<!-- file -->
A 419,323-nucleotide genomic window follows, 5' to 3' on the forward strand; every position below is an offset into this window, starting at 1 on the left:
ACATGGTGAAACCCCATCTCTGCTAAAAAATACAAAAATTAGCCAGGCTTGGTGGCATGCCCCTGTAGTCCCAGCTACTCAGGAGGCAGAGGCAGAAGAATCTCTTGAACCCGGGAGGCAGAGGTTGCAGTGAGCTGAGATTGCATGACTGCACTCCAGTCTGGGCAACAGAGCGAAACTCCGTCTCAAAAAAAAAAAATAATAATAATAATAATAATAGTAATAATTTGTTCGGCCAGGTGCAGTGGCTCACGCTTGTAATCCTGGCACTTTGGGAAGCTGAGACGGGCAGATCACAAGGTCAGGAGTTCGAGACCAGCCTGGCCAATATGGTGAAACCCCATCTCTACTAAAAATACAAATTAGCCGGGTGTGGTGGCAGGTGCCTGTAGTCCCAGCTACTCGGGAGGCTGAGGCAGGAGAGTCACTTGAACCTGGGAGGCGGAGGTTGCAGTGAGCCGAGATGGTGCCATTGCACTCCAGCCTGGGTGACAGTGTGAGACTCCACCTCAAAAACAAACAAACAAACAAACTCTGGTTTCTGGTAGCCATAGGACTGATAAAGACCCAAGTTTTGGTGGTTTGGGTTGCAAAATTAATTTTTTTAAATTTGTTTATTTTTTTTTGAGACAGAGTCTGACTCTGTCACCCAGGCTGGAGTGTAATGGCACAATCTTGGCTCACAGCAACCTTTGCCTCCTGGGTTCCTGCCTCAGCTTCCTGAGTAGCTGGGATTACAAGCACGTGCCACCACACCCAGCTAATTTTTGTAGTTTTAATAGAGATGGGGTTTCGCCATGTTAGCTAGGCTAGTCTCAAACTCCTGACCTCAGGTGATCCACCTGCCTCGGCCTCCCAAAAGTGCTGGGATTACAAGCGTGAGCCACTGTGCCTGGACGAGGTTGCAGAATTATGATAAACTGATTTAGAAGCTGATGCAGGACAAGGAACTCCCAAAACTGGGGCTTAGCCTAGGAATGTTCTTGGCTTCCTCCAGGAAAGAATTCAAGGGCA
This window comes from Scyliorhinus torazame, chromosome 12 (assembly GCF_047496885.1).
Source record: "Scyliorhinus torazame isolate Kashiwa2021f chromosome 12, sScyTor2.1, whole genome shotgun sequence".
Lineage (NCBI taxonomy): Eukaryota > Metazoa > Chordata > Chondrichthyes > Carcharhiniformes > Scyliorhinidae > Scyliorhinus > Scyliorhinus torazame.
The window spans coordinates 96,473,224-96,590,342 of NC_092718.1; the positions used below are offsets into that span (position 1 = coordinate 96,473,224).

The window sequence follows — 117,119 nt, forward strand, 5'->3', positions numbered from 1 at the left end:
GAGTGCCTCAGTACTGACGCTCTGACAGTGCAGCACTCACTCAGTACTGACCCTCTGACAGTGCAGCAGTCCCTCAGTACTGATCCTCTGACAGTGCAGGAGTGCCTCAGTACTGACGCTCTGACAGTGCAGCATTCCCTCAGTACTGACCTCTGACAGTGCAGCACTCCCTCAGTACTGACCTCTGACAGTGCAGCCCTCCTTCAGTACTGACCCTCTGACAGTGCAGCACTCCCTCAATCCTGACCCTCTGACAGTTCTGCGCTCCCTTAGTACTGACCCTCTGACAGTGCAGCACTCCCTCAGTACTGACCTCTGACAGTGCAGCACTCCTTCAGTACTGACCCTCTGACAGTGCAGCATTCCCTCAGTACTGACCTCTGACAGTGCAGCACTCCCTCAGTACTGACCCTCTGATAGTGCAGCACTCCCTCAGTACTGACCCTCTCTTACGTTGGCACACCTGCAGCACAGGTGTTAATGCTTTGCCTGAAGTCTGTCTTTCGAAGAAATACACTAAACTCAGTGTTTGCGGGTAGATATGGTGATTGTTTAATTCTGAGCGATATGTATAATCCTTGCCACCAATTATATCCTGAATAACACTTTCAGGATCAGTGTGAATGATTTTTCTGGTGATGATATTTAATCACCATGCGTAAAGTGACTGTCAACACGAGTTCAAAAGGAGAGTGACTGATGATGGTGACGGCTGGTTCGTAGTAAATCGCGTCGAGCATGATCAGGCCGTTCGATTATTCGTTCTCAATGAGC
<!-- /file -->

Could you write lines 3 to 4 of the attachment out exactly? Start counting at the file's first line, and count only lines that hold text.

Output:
This window comes from Scyliorhinus torazame, chromosome 12 (assembly GCF_047496885.1).
Source record: "Scyliorhinus torazame isolate Kashiwa2021f chromosome 12, sScyTor2.1, whole genome shotgun sequence".